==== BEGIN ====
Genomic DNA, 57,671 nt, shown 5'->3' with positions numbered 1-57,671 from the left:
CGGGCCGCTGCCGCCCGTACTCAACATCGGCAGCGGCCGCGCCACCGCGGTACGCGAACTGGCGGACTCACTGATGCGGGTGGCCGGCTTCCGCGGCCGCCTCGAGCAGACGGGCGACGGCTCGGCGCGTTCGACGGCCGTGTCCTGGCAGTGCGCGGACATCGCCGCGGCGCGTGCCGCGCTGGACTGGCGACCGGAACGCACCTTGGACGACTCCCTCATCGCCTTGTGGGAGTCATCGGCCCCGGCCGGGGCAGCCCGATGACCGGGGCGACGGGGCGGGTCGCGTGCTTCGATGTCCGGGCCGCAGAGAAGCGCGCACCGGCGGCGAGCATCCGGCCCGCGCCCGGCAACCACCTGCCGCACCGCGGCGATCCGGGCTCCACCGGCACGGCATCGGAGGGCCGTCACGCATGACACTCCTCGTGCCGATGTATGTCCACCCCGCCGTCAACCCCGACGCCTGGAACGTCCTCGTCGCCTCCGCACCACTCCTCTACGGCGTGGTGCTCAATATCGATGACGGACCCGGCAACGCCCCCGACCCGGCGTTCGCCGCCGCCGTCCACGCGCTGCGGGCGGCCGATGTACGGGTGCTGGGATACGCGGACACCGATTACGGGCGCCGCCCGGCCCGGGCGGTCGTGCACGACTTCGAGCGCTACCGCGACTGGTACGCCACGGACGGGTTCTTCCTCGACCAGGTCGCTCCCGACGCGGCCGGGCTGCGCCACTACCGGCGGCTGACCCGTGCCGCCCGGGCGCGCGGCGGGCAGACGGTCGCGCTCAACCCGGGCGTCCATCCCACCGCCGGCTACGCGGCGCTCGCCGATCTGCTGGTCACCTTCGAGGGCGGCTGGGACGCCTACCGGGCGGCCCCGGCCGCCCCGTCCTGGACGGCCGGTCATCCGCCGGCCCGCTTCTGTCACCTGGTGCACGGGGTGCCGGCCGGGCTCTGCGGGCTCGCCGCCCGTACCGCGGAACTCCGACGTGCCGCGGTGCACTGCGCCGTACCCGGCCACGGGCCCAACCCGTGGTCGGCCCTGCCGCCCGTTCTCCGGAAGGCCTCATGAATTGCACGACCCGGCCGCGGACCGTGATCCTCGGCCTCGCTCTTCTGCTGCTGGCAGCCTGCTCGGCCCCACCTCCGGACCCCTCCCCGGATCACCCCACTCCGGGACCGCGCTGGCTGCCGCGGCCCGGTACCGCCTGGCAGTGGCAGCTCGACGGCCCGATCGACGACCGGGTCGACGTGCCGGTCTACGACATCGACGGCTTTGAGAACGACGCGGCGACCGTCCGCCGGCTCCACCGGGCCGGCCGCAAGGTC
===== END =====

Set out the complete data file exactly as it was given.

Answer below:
Genomic DNA, 57,671 nt, shown 5'->3' with positions numbered 1-57,671 from the left:
CGGGCCGCTGCCGCCCGTACTCAACATCGGCAGCGGCCGCGCCACCGCGGTACGCGAACTGGCGGACTCACTGATGCGGGTGGCCGGCTTCCGCGGCCGCCTCGAGCAGACGGGCGACGGCTCGGCGCGTTCGACGGCCGTGTCCTGGCAGTGCGCGGACATCGCCGCGGCGCGTGCCGCGCTGGACTGGCGACCGGAACGCACCTTGGACGACTCCCTCATCGCCTTGTGGGAGTCATCGGCCCCGGCCGGGGCAGCCCGATGACCGGGGCGACGGGGCGGGTCGCGTGCTTCGATGTCCGGGCCGCAGAGAAGCGCGCACCGGCGGCGAGCATCCGGCCCGCGCCCGGCAACCACCTGCCGCACCGCGGCGATCCGGGCTCCACCGGCACGGCATCGGAGGGCCGTCACGCATGACACTCCTCGTGCCGATGTATGTCCACCCCGCCGTCAACCCCGACGCCTGGAACGTCCTCGTCGCCTCCGCACCACTCCTCTACGGCGTGGTGCTCAATATCGATGACGGACCCGGCAACGCCCCCGACCCGGCGTTCGCCGCCGCCGTCCACGCGCTGCGGGCGGCCGATGTACGGGTGCTGGGATACGCGGACACCGATTACGGGCGCCGCCCGGCCCGGGCGGTCGTGCACGACTTCGAGCGCTACCGCGACTGGTACGCCACGGACGGGTTCTTCCTCGACCAGGTCGCTCCCGACGCGGCCGGGCTGCGCCACTACCGGCGGCTGACCCGTGCCGCCCGGGCGCGCGGCGGGCAGACGGTCGCGCTCAACCCGGGCGTCCATCCCACCGCCGGCTACGCGGCGCTCGCCGATCTGCTGGTCACCTTCGAGGGCGGCTGGGACGCCTACCGGGCGGCCCCGGCCGCCCCGTCCTGGACGGCCGGTCATCCGCCGGCCCGCTTCTGTCACCTGGTGCACGGGGTGCCGGCCGGGCTCTGCGGGCTCGCCGCCCGTACCGCGGAACTCCGACGTGCCGCGGTGCACTGCGCCGTACCCGGCCACGGGCCCAACCCGTGGTCGGCCCTGCCGCCCGTTCTCCGGAAGGCCTCATGAATTGCACGACCCGGCCGCGGACCGTGATCCTCGGCCTCGCTCTTCTGCTGCTGGCAGCCTGCTCGGCCCCACCTCCGGACCCCTCCCCGGATCACCCCACTCCGGGACCGCGCTGGCTGCCGCGGCCCGGTACCGCCTGGCAGTGGCAGCTCGACGGCCCGATCGACGACCGGGTCGACGTGCCGGTCTACGACATCGACGGCTTTGAGAACGACGCGGCGACCGTCCGCCGGCTCCACCGGGCCGGCCGCAAGGTC